Once they were both inside, the Officiant closed the flap and, mumbling tunefully now, began to spin it around with a crank. Those in assembly bit their lips and hummed through their noses.


The newlyweds spun for quite a while. I was transfixed by their motion, the gist of which was visible through the translucent plastic of the device.


Then the Officiant finished the mixing and opened the flap.


“All Hail the Skin Ball!!” chanted the Officiant, removing the single fleshy mass inside.


The sealed-up exteriors of man and wife had fused into a ball that had no humanoid characteristics except a few imprints of teeth and spinal declivities, like a painted pattern on a smooth spherical surface.


Soon the guests started on the canapés, tapas, and champagne, more or less forgetting the Skin Ball, which was propped between a tree and a large rock.


When I’d eaten my fill, I approached the Officiant and asked where I might purchase a mixing device like this one.



SUFFICE IT TO SAY, the mixer, which I purchased on credit in the first town on the far side of the woods, was even more effective than I’d hoped.


I rolled it into a park by a river and said my goodbyes as I fed it my Ballards.


I began to turn the crank.


I watched as all the Ballard of my childhood — the semen-soaked steering wheels and bestial apartment towers, the irradiated beaches and inescapable traffic islands, the war-zone shopping centers and zombified airport concourses — was melted down into ample white dough.


The smell of highly sugared baking bread issued from the mixer, and soon a crowd of children encircled me.


I held them back until the process was through, but as soon as it was I opened the flap and shouted, “Ballard Doughboys! Ballard Doughboys! Get ’em while they’re hot!!”


Even at $2.50 apiece I took in enough to rent a room in that town and begin a new life there.


I knew my supply was limited and that — though this was before Ballard’s death — the odds of replenishment were low. It was really his 60’s and 70’s work, from The Crystal World through The Unlimited Dream Company, that made the sweetest and tenderest dough. I tried to cook up 2000’s Super-Cannes, but the children found it bitter and went back to the ice cream man on the other side of the park.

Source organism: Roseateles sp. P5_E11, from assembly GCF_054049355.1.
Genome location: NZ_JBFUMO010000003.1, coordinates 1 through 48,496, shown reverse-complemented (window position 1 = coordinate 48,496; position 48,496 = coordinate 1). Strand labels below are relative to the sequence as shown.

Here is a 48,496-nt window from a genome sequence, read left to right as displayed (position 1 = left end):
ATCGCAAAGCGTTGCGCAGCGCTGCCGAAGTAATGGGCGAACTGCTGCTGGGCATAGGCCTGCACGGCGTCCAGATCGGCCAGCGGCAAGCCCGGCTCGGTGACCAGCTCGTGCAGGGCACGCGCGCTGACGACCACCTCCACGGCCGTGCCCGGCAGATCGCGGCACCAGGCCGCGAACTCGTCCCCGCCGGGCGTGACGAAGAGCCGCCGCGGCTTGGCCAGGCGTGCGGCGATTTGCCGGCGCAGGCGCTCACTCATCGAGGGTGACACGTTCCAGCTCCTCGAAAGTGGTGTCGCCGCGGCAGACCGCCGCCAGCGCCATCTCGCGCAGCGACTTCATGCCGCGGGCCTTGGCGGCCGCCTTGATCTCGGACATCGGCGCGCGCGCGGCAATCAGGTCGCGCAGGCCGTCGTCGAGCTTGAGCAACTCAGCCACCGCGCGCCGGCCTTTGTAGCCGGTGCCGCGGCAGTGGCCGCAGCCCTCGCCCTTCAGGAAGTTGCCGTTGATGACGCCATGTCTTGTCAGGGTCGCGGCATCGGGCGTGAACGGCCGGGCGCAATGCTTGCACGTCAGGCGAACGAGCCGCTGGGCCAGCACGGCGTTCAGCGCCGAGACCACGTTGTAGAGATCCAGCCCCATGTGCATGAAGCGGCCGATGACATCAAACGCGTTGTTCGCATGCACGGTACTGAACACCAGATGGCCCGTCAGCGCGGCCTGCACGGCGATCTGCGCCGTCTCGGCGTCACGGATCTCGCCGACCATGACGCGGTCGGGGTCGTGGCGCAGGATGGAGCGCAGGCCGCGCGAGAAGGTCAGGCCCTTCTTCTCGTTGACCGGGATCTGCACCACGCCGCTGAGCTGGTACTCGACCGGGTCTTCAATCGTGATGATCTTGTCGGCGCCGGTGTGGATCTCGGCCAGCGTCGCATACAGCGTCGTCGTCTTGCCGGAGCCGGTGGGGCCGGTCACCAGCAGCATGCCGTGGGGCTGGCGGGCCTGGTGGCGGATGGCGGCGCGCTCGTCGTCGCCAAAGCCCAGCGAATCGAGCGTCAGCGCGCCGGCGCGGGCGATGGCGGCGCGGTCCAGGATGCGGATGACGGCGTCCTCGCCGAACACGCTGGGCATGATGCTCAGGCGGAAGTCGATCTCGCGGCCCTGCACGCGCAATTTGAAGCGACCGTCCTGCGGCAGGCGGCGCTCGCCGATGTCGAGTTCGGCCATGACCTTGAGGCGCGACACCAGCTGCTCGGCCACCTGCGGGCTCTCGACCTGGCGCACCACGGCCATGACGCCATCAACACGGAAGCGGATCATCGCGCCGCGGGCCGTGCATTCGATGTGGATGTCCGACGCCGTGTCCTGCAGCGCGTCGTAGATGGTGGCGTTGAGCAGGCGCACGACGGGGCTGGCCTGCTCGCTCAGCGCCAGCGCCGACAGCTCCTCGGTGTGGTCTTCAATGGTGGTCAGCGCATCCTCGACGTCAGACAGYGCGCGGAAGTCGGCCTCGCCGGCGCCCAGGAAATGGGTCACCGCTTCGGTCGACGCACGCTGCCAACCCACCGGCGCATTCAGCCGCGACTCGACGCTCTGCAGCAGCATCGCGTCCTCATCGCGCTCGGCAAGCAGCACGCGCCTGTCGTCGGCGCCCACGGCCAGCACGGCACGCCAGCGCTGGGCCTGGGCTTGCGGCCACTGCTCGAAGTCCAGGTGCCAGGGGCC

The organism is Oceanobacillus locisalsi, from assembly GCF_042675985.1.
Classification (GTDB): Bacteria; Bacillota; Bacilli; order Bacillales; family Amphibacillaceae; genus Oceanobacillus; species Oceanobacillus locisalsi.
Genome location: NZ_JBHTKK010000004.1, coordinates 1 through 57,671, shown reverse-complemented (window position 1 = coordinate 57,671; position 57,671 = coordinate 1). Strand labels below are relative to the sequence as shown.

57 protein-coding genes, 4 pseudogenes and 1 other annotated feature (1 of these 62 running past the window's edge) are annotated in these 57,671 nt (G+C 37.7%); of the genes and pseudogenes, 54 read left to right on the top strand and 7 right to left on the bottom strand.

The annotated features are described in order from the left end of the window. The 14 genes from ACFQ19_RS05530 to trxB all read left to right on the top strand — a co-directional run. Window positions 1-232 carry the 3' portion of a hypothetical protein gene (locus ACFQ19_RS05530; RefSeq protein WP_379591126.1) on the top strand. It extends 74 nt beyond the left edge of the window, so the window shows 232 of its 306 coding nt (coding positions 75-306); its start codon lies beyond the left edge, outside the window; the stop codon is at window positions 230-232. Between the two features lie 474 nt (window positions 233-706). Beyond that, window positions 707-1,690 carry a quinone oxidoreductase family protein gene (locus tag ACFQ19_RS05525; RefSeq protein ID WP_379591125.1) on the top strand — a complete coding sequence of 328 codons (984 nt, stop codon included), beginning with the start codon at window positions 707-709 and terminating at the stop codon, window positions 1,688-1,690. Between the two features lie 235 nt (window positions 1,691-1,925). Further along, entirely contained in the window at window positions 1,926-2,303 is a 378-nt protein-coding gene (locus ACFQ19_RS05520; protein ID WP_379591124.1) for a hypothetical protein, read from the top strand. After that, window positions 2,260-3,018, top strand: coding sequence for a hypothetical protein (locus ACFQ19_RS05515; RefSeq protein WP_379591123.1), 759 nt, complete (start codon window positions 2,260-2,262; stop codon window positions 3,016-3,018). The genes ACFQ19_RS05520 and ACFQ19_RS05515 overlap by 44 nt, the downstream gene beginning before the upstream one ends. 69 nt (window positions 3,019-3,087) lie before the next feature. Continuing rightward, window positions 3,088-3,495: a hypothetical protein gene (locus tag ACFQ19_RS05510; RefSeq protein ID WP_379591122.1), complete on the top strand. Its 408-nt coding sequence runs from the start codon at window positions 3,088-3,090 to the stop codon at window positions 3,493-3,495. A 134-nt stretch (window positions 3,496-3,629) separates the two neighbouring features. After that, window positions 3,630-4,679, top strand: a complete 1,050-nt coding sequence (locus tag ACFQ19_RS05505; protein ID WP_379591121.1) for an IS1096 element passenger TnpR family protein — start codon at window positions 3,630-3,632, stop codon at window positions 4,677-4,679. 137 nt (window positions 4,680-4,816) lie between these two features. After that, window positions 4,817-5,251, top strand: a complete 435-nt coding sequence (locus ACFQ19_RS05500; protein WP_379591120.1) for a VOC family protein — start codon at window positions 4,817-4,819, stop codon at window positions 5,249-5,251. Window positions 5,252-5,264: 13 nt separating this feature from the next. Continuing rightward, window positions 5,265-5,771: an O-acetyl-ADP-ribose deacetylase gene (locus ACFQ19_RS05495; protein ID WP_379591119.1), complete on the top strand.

So I parceled out that prime dough judiciously, using only a small piece for each Doughboy, with plenty of strawberry jam and powdered sugar to fill it out.


Those were the good years … I was just a young, nameless man in a nameless town trying to make my way, and though I struggled, and was alone, I was happy, though I didn’t know it then, as the young never do …


MY NEW NEIGHBOR TRAILS OFF HERE, and I give in to dreams of going back to sleep.


But my ear is stuck to the wall, like a tongue to a frozen flagpole. I knew this might happen, but my ear didn’t. It throbs and roils.


The ripping sound, when I pull free, must have reverberated through the wall, because my new neighbor shouts, “Whoa! What was that?”


I can’t tell if his surprise is from the alien sound of my ear-rip or the simple fact of my presence here — perhaps, all this time he’s been talking, he was unaware that there was someone listening.


Taking advantage of his momentary silence, I start tiptoeing toward my bed without expecting to make it there.